Therefore, based on the discussion we have had today, I would like to ask the Government to provide a clear construction timeframe and the extension parameters for the BAM and the Trans-Siberian Railway. We started talking about this back in 2018, and today we can see that the problems are still with us. We must do what I have mentioned, stipulating the throughput and carrying capacity, not of the railway line in general but of its individual sections, as well as the maximum weight of trainloads before and after we finish this project. I would like to ask you to provide this schedule. I know that there were disagreements about this before the meeting; I am asking you to provide a quarterly schedule until the end of 2024. Please, submit it to me and formalise it in a government enactment. Yes, and do please show it to me, because unless we strictly regulate this matter, the problems will remain.
I would like to remind you once again that the quantity framework for the expansion of the Eastern Operating Domain has been approved. Mr Belousov has reported on this today. The next task is to set a concrete timeframe for the work. This is important both for the implementation of regional development programmes and for the coal companies’ investments. Our colleagues from these companies have pointed this out just now.
Second, I would like the Government to strictly coordinate the implementation of the development plans for the BAM and the Trans-Siberian Railway, as well as the obligations of the parties involved in this work.
I would like to ask you to ensure, before July 1 this year, the signing of relevant agreements (I understand the companies do not object to this) between the coal companies and Russian Railways. These agreements must run up to 2024 so they have a clear idea of how much they can take out. The agreements must be based on mutual responsibility. I do not know what rules underlie them now: carry-or-pay or some other regulations but this does not matter. What matters is that the commitments of the coal companies and the carriers, including the volume of coal, loading stations and destinations must be determined precisely.
I would like you to pay special attention to the export potential of our leading coal region, Kuzbass. By 2024, we must ensure (even though this is not what we agreed on before, but I agree with Mr Belousov) at least a 30 percent increase in coal shipments to the east over 2020. Please stick to this target. Yes, we adjusted it compared with what we had planned before but this is life, it’s understandable. That said, the plans for shipping Kuzbass coal must be based on an understandable and transparent foundation. I heard today that this is what seems to happen in reality. If this is the case, well done. If so, there is no need to change anything. This must be based on the shipping volumes to the west and the domestic market, as my colleagues said today, and also based on existing port capacities.
I am also instructing the Government to present additional proposals on expanding the eastern section of the Baikal-Amur Railway (BAM). We need to increase eastbound coal shipments from Yakutia. The governor mentioned this today as well. I would like you to review mechanisms for funding this project, including from the National Welfare Fund as the Minister of Economic Development suggested today, if this is necessary, of course. In any event, I would like to say that I will not object to this in any way. Please present your proposals, if necessary.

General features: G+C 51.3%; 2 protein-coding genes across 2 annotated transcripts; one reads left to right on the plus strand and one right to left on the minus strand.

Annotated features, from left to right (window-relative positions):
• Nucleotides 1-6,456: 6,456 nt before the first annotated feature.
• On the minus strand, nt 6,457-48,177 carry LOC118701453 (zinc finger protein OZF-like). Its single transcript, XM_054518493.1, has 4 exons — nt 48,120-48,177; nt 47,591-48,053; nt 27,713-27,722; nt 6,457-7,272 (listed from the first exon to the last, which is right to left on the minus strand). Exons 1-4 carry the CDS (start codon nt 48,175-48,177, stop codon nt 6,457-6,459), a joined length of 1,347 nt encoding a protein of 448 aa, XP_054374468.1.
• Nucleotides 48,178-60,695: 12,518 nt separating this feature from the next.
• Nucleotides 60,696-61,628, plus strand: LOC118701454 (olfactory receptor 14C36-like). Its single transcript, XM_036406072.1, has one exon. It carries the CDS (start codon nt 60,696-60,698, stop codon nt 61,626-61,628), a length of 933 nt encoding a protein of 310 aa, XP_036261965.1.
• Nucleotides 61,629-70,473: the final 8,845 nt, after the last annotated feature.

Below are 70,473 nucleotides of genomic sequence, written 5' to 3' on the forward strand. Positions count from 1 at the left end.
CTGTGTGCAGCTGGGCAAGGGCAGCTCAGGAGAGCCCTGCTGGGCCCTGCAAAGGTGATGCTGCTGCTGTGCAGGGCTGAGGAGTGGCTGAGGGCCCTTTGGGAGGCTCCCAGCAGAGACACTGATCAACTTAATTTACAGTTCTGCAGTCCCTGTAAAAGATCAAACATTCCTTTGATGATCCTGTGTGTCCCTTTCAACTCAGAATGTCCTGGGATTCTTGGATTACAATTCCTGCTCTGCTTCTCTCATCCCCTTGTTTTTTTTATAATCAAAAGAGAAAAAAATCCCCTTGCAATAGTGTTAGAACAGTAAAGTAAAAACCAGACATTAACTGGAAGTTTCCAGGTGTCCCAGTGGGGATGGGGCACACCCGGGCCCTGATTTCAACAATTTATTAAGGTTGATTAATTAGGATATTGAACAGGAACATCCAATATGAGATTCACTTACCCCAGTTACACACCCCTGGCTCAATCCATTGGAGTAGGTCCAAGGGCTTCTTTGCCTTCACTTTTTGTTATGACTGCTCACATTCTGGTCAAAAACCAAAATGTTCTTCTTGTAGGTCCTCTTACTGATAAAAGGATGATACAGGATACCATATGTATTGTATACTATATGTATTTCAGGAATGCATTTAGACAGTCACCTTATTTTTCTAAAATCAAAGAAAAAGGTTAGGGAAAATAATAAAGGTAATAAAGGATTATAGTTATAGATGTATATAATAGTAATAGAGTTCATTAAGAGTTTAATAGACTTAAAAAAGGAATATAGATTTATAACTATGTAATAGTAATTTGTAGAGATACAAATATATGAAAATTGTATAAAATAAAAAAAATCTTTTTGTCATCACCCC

The third point. As I said in my opening remarks, we must diversify the economy in the coal-mining regions. Mr Siluanov made a convincing speech today to this effect. It is necessary to achieve priority development of other economic sectors and services with a view to stabilising the regional labour markets and preventing critical dependence of people’s lives on one industry alone.
I want the Government to identify the benchmarks and closely monitor the employment dynamics in the coal-mining regions. Everything must be done in a timely manner. Please focus on creating jobs in the non-coal mining sectors and on bringing in more private investment. As we have just heard, the companies operating in this industry have no objections to that.
As I noted earlier, it is important to use the proceeds from coal exports to develop non-coal mining sectors in regions like Kuzbass. Again, our colleagues have no objections to that. It is good that the coal companies are receptive of this idea.
I want to add here that other enterprises are also willing to invest in the coal-mining regions’ economies and to work in priority development areas. If these tools can be used, please go ahead and use them. We heard about such examples today.
One such company plans to invest in the construction of a logistics centre in Kuzbass which will create several thousand new jobs.
Of course, we must support these initiatives, adjust the regulations to fit the businesses and regions’ needs and find new and appropriate solutions.
I also want you to approve the programme for the socioeconomic development of the Kemerovo Region by the end of March. This should include investment in the region’s transport, utilities and other infrastructure, and promotion of the tourism industry, which includes Sheregesh that we discussed today. It also includes a new motorway to bypass Kemerovo and the expansion of the Sheregesh resort in line with today’s proposals, as well as building new social facilities, which was put on hold because of the coronavirus pandemic.
Colleagues, there are many questions. Please systematise them and present them to me soon as proposals to expand the industry that is critically important not only for the coal-mining regions of our country, which is home to 11 million people as I said earlier today, but also for the rest of our vast country.
Please, finalise what we have agreed on today as soon as possible, put it in the form of regulatory acts, and submit it to me. I want to see this. These will be Government decisions, but I want to see them.